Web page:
Tuesday, 30 December 2014

Memories in Black and White (referencing Dennis Smith and Henry Moore)

I'm just about to wrap this up as a Christmas present.

But I don't think I ever showed you the finished article. So before I wrap it up I thought I should share it with you.



This has been a long time in the making. I am sure you know how it is. You start something full of good intentions to progress quickly, but then stuff happens! Work (Paid employment!), life, more art, other ideas - you know, just stuff (and lack of discipline!) So those good intentions fell by the wayside.

This began a good couple of years ago. There was a prompt to enter journal quilts into an exhibition (I forget where and who was running it) and the theme was Memories in Black and White.




I was fiddling about with an image from my childhood.



My father was a very good amateur artist.  Had he come from a more middle class background I am sure he would have gone to art school, but for his generation and someone from his background, that was never going to happen.

So a bit later on, when we lived in Leicester in the early 1960s he went to evening school.  I remember lots of pots and jugs very much in the style of the day, but his major piece is a large sculpture we lovingly called 'Fred and Mabel', but I have no idea why.

It hangs on my parents garden wall to this day, peeping out from behind the ivy.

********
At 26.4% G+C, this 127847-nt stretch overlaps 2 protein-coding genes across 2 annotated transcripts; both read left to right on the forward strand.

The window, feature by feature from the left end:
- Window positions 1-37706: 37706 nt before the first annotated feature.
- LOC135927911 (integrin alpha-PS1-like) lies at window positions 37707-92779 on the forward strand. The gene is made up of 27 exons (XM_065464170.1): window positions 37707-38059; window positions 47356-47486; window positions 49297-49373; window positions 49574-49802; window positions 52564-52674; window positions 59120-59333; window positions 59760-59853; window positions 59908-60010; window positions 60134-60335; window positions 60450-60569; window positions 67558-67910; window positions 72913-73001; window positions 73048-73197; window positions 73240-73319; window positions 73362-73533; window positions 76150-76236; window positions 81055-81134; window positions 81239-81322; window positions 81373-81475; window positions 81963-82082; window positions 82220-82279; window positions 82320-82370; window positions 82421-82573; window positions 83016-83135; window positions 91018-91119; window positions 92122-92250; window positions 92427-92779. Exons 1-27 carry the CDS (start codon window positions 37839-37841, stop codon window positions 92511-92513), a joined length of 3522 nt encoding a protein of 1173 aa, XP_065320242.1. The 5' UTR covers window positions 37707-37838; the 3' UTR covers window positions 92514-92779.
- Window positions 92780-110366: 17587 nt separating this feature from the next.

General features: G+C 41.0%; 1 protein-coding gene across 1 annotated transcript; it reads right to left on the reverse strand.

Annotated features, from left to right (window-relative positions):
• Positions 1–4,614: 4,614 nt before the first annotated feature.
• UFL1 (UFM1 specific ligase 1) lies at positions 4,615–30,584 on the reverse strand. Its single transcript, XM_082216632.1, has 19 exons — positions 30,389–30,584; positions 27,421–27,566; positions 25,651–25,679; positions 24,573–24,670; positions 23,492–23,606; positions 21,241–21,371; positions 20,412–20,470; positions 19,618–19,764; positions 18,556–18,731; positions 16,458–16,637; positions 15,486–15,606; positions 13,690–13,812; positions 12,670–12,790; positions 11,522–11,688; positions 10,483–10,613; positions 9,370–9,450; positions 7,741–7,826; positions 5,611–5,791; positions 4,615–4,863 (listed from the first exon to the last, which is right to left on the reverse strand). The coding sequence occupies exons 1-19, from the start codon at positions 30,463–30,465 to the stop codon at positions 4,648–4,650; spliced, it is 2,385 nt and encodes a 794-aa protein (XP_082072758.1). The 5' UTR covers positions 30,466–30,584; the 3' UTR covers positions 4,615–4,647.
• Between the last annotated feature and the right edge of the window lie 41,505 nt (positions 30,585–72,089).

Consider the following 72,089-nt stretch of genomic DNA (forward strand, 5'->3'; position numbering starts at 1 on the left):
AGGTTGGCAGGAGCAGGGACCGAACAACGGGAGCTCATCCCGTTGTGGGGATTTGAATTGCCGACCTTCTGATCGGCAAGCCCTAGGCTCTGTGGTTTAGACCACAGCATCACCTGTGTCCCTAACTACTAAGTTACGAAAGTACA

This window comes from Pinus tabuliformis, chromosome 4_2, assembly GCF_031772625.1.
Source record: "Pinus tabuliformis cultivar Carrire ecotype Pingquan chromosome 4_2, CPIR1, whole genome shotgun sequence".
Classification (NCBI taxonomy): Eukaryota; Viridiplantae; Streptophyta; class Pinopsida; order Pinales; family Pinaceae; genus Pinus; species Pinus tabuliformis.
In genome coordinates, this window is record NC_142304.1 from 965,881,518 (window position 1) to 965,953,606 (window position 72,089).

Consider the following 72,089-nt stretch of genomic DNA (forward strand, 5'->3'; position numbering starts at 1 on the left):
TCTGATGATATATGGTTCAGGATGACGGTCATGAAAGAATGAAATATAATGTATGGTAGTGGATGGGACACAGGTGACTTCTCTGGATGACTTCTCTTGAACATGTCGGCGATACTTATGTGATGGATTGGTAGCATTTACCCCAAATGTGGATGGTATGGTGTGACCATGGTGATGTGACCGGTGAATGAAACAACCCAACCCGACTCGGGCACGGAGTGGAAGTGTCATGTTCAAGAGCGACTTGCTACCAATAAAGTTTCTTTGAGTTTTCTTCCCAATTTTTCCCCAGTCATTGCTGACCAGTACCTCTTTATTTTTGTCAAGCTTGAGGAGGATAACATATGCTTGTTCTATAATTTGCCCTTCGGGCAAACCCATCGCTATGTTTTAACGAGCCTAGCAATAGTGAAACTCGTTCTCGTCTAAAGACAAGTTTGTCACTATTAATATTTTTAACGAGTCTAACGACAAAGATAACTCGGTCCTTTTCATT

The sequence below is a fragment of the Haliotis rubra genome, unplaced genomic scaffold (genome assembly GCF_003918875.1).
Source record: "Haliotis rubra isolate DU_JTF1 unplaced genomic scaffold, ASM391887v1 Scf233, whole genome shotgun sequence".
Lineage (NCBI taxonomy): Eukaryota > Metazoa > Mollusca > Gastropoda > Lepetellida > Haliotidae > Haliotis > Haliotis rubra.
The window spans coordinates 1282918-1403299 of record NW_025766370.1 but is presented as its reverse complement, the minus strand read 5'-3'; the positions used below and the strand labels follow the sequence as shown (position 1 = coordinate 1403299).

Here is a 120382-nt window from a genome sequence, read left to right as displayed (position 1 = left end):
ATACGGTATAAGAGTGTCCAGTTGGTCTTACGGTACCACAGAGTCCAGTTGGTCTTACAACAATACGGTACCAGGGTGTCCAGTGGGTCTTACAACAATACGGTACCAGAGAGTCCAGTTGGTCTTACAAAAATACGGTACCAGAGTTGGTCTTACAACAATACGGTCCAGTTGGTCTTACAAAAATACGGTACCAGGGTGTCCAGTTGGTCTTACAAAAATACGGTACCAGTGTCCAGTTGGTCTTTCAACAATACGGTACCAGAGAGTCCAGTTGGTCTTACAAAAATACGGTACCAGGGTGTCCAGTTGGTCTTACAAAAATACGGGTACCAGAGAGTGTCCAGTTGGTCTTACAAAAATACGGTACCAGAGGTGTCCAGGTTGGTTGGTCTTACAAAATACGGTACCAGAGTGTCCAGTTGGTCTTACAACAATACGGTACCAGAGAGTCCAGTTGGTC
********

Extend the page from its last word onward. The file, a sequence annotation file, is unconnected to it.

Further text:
It was a technically challenging piece to make.  He had to make a clay sculpture first, I think (I never saw that), from which he cast a concrete mold (like an enormous jelly mold) which was huge and heavy.  From that he made the final piece, layering up fiberglass with a resin 'glue'.  Once set the concrete was broken away and the final, and very light, piece was revealed.  

It was initially painted quite a bright bronze, but now it has faded to a more metallic brownish colour.  And the fibre glass does need some repairs too.  It is coming up to 50 years old.  I think he finished it in about 1965 or 1966 (we cannot ask him now as he is suffering from dementia and must be in the final stages I think). 

You can see the Henry Moore influence I think.  Dad was a huge fan. 

So, having started this piece a while ago, but never really finishing it, I got cracking this year and with a bit of an effort managed it in time for Christmas.  I gave it to Mum and Dad as a Christmas Present. I am not sure if Mum appreciated it really (Dad certainly didn't - or not obviously) but as an image it means a great deal to me.  So I hope they can enjoy it. 

The technique was quite simple.  The background is tissue bonded to calico with a PVA water mix, and while still wet sprinkled with black Brusho Powdered inks .



Although 'back' the powder is a mix of colours and the effect when spinkled dry onto wet is just lovely.  There's a good tutorial here.

Silver highlights were added with foil and bondaweb.